It was a common sight to see people standing before the creche, especially in the evening, admiring it.  Sometimes parents brought their small children to see it for the first time and that was genuinely touching.  It provided a welcome touch of seasonality and community to the park.

Alas, Gorgas Park was publicly owned, and it was only a matter of time before somebody complained that the creche violated the principle of the separation of church and state.  When the complaint finally came, the creche was taken out of the park and put into storage.

People were upset of course. Nobody liked seeing a beloved tradition disappear.  There was a certain amount of grumbling and disgruntlement.

So the kindly people of Leverington Presbyterian Church, located just across the street from the park, stepped in. They adopted the creche and put it up on the yard in front of their church, where it could be seen and enjoyed by all. 

But did this make us happy?  It did not. The creche was simply  not the same, located in front of a church.  It seemed lessened, in some strange way, made into a prop for the Presbyterians. You didn’t see people standing before it anymore.

I was in a local tappie shortly after the adoption and heard one of the barflies holding forth on this very subject:

"The god-damned Christians," he said, "have hijacked Christmas."


Monday, December 10, 2018

Bones of the Earth! Cheap! Soon!


And speaking of ruthless self-promotional news...

Bones of the Earth, my wildly entertaining novel of dinosaurs-and-time-travel will be featured in Early Bird Books, Open Roads Media's daily deals newsletter on the 19th of this month. On that day, the ebook will be downpriced to $1.99.

So if you like e-books, like SF, like dinosaurs, and don't already have a copy... well, this deal is for you.

You can subscribe to Early Bird Books here, so you'll get the direct link to the deal on the day it happens. If such is your choice.

Which is the whole thing in a nutshell. You couldn't ask for a kinder, gentler hard sell than that.


Wednesday, December 5, 2018

Small Wonders Briefly Available


It's that time of year again! Every December Dragonstairs Press (which, I have to remind people, is not my press but Marianne Porter's, I being but a lowly in-house content provider) issues a Solstice chapbook. Signed, numbered, hand-stitched, and scandalously underpriced. Those which aee not mailed out to Friends of the Press are then made available for purchase.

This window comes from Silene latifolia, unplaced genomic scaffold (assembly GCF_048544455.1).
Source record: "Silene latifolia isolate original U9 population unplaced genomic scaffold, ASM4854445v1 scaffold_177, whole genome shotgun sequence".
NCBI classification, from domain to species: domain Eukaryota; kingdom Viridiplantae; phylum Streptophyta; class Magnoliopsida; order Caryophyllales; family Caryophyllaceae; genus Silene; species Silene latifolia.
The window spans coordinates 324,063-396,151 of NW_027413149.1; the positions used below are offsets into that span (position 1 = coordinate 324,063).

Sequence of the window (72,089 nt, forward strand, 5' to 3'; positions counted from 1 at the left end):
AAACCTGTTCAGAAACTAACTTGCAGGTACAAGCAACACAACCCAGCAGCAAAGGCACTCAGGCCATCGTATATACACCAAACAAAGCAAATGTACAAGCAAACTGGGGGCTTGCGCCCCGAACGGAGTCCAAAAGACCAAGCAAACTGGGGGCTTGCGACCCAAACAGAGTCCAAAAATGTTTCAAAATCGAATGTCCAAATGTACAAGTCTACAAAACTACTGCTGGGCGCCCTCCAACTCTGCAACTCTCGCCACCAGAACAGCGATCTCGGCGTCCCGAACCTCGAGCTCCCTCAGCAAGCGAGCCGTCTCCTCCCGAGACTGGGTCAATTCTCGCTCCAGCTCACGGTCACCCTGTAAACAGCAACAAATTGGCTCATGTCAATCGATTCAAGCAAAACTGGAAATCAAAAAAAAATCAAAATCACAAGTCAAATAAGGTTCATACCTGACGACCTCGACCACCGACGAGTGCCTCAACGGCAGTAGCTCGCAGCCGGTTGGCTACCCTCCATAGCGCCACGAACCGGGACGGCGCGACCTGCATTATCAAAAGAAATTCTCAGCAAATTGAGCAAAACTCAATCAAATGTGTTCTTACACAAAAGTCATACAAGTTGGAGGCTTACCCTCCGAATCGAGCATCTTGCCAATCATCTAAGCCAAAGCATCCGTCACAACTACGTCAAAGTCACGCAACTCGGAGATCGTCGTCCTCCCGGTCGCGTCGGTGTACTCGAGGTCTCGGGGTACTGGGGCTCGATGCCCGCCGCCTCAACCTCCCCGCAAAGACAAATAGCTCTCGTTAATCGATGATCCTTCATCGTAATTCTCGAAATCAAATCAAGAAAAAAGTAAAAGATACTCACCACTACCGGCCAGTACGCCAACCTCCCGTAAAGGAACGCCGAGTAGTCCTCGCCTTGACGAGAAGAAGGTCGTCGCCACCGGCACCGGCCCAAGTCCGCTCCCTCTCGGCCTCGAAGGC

Newly out from Dragonstairs is Small Wonders, containing three seasonal and very short stories by your humble servant: "Midnight Journey," "A Horse Named Michael," and "The Mousewife's Tale."

Here's how the last story begins:

The Mousewife’s Tale 

Little girls, however winsome, grow up. Long before she left for college, Catherine outgrew her dollhouse and so it was placed in the attic, open side to the wall, against the day when her daughter or granddaughter might require it. 
What a treasure this was for a questing young mouse to discover! 
Wonderingly, the mouse crept inside, peering about with small bright eyes. Her whiskers twitched. There was a living room with rugs and chairs and ottomans and a dining room with a long table and chandelier. The kitchen was fully furnished. A staircase led to more rooms upstairs. 
But dust was everywhere. So, tying on an apron, the mouse grabbed a broom made from a toothpick and thistle-fluff and began to sweep. When that was done, she filled an acorn bucket with soapy water and mopped the kitchen floor. 

The doorbell rang and in trooped…

I personally like these stories. But, then, I'm biased. The perfect gift for the bibliophile on your Solstice list.